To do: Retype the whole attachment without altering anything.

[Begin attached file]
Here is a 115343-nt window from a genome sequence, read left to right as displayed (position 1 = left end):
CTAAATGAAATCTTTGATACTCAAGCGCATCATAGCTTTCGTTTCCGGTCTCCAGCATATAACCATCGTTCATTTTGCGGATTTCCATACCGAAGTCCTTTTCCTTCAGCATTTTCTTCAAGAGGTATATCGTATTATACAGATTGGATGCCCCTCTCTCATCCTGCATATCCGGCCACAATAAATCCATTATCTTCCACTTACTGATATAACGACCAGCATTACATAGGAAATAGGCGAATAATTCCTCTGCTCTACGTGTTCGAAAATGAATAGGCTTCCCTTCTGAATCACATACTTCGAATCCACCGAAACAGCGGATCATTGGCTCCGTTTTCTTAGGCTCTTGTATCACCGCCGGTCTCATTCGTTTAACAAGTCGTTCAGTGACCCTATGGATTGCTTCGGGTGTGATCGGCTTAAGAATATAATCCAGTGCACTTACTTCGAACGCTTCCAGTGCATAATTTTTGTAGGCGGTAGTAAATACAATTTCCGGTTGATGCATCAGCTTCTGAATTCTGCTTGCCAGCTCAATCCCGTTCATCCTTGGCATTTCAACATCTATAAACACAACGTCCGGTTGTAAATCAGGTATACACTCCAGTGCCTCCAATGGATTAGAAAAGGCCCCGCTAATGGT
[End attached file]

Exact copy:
Here is a 115343-nt window from a genome sequence, read left to right as displayed (position 1 = left end):
CTAAATGAAATCTTTGATACTCAAGCGCATCATAGCTTTCGTTTCCGGTCTCCAGCATATAACCATCGTTCATTTTGCGGATTTCCATACCGAAGTCCTTTTCCTTCAGCATTTTCTTCAAGAGGTATATCGTATTATACAGATTGGATGCCCCTCTCTCATCCTGCATATCCGGCCACAATAAATCCATTATCTTCCACTTACTGATATAACGACCAGCATTACATAGGAAATAGGCGAATAATTCCTCTGCTCTACGTGTTCGAAAATGAATAGGCTTCCCTTCTGAATCACATACTTCGAATCCACCGAAACAGCGGATCATTGGCTCCGTTTTCTTAGGCTCTTGTATCACCGCCGGTCTCATTCGTTTAACAAGTCGTTCAGTGACCCTATGGATTGCTTCGGGTGTGATCGGCTTAAGAATATAATCCAGTGCACTTACTTCGAACGCTTCCAGTGCATAATTTTTGTAGGCGGTAGTAAATACAATTTCCGGTTGATGCATCAGCTTCTGAATTCTGCTTGCCAGCTCAATCCCGTTCATCCTTGGCATTTCAACATCTATAAACACAACGTCCGGTTGTAAATCAGGTATACACTCCAGTGCCTCCAATGGATTAGAAAAGGCCCCGCTAATGGT